‘Freedom Songs’ rock Waldorf West Branch Library

‘Freedom Songs’ rock Waldorf West Branch Library

By Jamie Anfenson-Comeau
janfenson-comeau@somdnews.com
Feb 20, 2019

The music of African American history – from the spirituals sung by enslaved peoples to jazz, rock, rap and R&B of the 20th century – helped shape and define this nation.

“Music is so important; it shaped our culture and our world,” said Danielle Harris, a performer with Bright Star Touring Theatre Company.

“Freedom Songs: The Music of Black History” was presented by Bright Star Touring Theatre at the Waldorf West Branch Library last Wednesday in recognition of Black History Month. Over 20 people attended the performance.

Bright Star Touring Theatre performers Harris, of Daytona Beach, Fla., and Stefan Funderburke of Heritage, Penn., travel the country performing songs and presenting history lessons in a back-and-forth dialogue with each other and the audience, averaging three performances a day.

The first enslaved Africans were brought to the Jamestown colony in 1619, Harris said. With them, they brought their own styles of music and songs, which became the African American work songs and spirituals of the 18th and 19th centuries.

“These songs helped lift their spirits in tough times and helped keep the day moving,” Harris said.

Many of the songs are believed to have contained hidden messages, including information about escape routes that got past the slave owners Harris said.

“The song ‘Wade in the Water’ told enslaved people that if they ever wanted to find freedom, they needed to escape to the riverbed in the streams. This would mask their scent making it harder for dogs to pick up their scent if they were being tracked,” Funderburke said.

Other songs, such as “Steal Away” and “Swing Low Sweet Chariot” also may have contained secret messages about the Underground Railroad. “Follow the Drinking Gourd” is believed to have referred to using the Big Dipper constellation to follow the North Star to Canada and freedom.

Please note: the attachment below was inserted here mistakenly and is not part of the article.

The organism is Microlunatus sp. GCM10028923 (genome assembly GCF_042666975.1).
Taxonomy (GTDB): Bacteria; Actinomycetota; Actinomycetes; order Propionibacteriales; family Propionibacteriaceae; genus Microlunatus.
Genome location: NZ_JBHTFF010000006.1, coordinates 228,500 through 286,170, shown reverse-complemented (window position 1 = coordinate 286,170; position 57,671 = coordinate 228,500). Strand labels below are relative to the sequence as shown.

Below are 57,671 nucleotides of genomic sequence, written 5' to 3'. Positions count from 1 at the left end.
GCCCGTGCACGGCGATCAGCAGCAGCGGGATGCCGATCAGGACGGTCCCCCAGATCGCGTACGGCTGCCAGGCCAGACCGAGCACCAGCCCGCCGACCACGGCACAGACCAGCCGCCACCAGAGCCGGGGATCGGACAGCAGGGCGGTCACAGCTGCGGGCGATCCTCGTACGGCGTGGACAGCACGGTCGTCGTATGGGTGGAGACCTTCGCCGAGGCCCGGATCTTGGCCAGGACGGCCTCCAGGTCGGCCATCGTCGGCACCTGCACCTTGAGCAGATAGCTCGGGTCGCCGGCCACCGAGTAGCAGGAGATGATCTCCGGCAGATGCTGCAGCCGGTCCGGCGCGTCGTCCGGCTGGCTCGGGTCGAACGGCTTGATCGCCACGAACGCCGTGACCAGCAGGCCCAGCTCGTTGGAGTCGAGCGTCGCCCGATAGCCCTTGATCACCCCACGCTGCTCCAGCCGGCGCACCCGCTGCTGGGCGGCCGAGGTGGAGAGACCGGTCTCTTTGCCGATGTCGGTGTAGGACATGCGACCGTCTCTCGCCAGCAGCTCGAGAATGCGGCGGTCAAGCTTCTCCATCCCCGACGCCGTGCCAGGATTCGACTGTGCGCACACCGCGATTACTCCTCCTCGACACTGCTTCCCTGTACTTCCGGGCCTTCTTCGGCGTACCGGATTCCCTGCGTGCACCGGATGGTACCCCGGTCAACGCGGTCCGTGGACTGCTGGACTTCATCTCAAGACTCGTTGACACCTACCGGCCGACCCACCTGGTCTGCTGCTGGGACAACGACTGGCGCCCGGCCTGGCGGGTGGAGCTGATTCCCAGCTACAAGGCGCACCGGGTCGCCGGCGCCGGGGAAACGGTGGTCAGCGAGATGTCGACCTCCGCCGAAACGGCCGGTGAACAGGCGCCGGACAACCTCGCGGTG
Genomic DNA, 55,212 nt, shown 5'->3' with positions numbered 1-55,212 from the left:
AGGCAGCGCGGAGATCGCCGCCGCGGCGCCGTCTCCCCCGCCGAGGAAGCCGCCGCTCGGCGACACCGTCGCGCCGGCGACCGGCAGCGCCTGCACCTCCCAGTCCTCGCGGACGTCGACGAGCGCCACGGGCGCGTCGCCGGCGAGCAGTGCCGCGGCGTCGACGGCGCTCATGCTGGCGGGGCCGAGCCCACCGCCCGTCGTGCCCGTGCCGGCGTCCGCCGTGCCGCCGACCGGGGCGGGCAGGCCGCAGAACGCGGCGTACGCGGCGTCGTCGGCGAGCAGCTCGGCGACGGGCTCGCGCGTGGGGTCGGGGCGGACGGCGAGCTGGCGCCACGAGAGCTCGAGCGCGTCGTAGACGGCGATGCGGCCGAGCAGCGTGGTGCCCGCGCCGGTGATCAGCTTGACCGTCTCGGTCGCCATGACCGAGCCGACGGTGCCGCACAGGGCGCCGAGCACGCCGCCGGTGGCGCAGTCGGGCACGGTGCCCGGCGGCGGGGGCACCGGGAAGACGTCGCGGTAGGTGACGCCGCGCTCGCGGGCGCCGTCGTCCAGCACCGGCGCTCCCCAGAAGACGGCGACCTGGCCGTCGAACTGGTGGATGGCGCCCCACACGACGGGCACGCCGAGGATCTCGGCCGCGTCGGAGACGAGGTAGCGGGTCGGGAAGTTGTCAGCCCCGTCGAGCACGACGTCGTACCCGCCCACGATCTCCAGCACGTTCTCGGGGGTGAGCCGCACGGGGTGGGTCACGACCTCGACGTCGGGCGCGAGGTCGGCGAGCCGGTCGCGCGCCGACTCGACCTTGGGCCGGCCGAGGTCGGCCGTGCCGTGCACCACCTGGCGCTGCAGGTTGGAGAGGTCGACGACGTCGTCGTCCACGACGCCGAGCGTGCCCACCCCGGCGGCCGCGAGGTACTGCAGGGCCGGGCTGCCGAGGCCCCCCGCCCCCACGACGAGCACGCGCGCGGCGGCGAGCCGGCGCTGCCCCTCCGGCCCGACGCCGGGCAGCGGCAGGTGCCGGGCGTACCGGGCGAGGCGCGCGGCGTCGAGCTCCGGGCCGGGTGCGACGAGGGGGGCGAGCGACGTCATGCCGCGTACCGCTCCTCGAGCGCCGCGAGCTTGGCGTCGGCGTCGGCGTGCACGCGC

“This songs could be sung in front of their masters without their masters even knowing what they were really singing about,” Harris said.

Even after the abolition of slavery, life was difficult for many African Americans, and from that difficulty rose the style of music known as the blues, Harris said.

Ragtime also emerged from the African American community during the turn of the previous century, which in turn birthed jazz music.

The sounds of African American music inspired Elvis Presley, the “king of rock and roll”, who grew up in a largely African American community, which he brought to a wider audience. Little Richard was also a famous African American rock and roll singer from the time period.

A fusion of different styles emerged from the civil rights movement of the 1950’s and 1960’s, including “We Shall Overcome” and “Ain’t Gonna Let Nobody Turn Me Around.”

“The struggle for civil rights gave us a brand-new soundtrack of music that we still hold with us today,” Funderburke said.

The struggle for civil rights brought together individuals of different races and classes to put an end to segregation, Funderburke said.

“We learned nothing more important from this time period than the ability for us all to work together and become friends,” Funderburke said.

Soul, funk, be-bop, rhythm and blues, bluegrass rap, hip-hop and more styles found their origins in African American music, Funderburke said.

“We hope that the next time you listen to music, you understand that it is more than just the background in your car,” Funderburke told the audience.

“Music can be a beacon of hope in the darkest of times and bring together a nation,” Harris added.

Twitter: @JamieACIndyNews

2019-02-21T09:09:31-04:00February 21st, 2019|News|

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